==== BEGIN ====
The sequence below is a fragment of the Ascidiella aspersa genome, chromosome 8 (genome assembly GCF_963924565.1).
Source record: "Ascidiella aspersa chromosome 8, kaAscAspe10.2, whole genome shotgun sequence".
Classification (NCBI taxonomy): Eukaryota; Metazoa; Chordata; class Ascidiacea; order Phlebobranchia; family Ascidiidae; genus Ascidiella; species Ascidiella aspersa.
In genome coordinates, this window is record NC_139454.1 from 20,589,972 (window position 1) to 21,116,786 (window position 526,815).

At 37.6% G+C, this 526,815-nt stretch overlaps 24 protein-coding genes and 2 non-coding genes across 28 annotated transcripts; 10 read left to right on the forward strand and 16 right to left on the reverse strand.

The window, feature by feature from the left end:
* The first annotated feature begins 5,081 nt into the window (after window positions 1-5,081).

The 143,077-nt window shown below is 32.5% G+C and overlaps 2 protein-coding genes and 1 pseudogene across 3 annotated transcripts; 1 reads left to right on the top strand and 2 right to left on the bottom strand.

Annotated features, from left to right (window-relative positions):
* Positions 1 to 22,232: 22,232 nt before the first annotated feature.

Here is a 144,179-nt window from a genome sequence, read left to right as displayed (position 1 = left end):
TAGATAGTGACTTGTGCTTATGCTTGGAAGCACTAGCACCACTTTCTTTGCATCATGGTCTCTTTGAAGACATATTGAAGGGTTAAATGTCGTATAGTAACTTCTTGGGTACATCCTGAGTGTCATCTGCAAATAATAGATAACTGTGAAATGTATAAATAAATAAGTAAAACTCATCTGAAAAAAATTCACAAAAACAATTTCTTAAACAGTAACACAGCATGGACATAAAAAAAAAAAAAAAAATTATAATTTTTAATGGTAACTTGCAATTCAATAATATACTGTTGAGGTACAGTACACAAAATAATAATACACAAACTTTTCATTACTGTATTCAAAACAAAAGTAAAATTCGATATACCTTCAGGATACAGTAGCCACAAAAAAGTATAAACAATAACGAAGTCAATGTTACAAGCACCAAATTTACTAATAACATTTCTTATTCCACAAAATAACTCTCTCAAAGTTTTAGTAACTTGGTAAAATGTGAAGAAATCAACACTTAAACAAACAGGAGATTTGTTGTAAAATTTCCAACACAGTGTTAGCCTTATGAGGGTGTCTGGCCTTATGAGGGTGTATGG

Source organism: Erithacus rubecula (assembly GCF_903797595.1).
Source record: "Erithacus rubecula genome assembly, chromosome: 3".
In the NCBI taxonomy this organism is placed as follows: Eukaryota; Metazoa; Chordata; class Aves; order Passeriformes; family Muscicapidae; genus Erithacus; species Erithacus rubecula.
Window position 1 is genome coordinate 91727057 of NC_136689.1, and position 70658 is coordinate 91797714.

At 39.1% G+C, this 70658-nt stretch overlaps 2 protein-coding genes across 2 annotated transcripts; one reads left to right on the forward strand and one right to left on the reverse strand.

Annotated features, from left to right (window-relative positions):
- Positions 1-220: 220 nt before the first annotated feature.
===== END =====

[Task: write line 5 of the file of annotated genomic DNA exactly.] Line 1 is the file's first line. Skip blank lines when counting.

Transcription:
At 37.6% G+C, this 526,815-nt stretch overlaps 24 protein-coding genes and 2 non-coding genes across 28 annotated transcripts; 10 read left to right on the forward strand and 16 right to left on the reverse strand.